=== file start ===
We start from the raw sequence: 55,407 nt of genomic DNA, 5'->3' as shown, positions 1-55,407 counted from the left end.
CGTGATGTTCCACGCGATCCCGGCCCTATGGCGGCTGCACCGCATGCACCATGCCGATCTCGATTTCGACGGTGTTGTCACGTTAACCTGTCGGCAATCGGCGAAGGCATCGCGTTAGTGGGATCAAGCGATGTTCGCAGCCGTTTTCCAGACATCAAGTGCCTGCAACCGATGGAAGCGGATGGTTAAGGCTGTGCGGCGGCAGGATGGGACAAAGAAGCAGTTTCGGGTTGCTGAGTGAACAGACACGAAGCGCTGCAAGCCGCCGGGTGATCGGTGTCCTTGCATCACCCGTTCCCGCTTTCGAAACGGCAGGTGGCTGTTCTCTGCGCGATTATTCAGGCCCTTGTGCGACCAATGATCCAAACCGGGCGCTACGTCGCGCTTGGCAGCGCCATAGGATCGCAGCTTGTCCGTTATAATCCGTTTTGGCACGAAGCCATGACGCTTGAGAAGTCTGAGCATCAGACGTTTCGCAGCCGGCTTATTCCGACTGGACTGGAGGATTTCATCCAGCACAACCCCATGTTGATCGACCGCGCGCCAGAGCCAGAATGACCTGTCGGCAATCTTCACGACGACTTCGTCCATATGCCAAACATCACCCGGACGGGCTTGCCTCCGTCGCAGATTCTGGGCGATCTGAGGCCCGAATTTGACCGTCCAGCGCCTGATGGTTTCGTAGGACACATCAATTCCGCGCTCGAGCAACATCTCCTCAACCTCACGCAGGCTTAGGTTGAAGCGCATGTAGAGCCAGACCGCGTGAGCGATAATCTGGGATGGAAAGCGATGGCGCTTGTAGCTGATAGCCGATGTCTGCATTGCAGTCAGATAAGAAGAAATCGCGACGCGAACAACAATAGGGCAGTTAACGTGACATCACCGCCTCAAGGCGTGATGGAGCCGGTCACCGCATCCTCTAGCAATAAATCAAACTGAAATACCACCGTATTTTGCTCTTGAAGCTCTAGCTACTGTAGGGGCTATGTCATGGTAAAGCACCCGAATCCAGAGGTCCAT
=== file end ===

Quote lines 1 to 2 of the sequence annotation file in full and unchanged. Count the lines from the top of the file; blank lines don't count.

We start from the raw sequence: 55,407 nt of genomic DNA, 5'->3' as shown, positions 1-55,407 counted from the left end.
CGTGATGTTCCACGCGATCCCGGCCCTATGGCGGCTGCACCGCATGCACCATGCCGATCTCGATTTCGACGGTGTTGTCACGTTAACCTGTCGGCAATCGGCGAAGGCATCGCGTTAGTGGGATCAAGCGATGTTCGCAGCCGTTTTCCAGACATCAAGTGCCTGCAACCGATGGAAGCGGATGGTTAAGGCTGTGCGGCGGCAGGATGGGACAAAGAAGCAGTTTCGGGTTGCTGAGTGAACAGACACGAAGCGCTGCAAGCCGCCGGGTGATCGGTGTCCTTGCATCACCCGTTCCCGCTTTCGAAACGGCAGGTGGCTGTTCTCTGCGCGATTATTCAGGCCCTTGTGCGACCAATGATCCAAACCGGGCGCTACGTCGCGCTTGGCAGCGCCATAGGATCGCAGCTTGTCCGTTATAATCCGTTTTGGCACGAAGCCATGACGCTTGAGAAGTCTGAGCATCAGACGTTTCGCAGCCGGCTTATTCCGACTGGACTGGAGGATTTCATCCAGCACAACCCCATGTTGATCGACCGCGCGCCAGAGCCAGAATGACCTGTCGGCAATCTTCACGACGACTTCGTCCATATGCCAAACATCACCCGGACGGGCTTGCCTCCGTCGCAGATTCTGGGCGATCTGAGGCCCGAATTTGACCGTCCAGCGCCTGATGGTTTCGTAGGACACATCAATTCCGCGCTCGAGCAACATCTCCTCAACCTCACGCAGGCTTAGGTTGAAGCGCATGTAGAGCCAGACCGCGTGAGCGATAATCTGGGATGGAAAGCGATGGCGCTTGTAGCTGATAGCCGATGTCTGCATTGCAGTCAGATAAGAAGAAATCGCGACGCGAACAACAATAGGGCAGTTAACGTGACATCACCGCCTCAAGGCGTGATGGAGCCGGTCACCGCATCCTCTAGCAATAAATCAAACTGAAATACCACCGTATTTTGCTCTTGAAGCTCTAGCTACTGTAGGGGCTATGTCATGGTAAAGCACCCGAATCCAGAGGTCCAT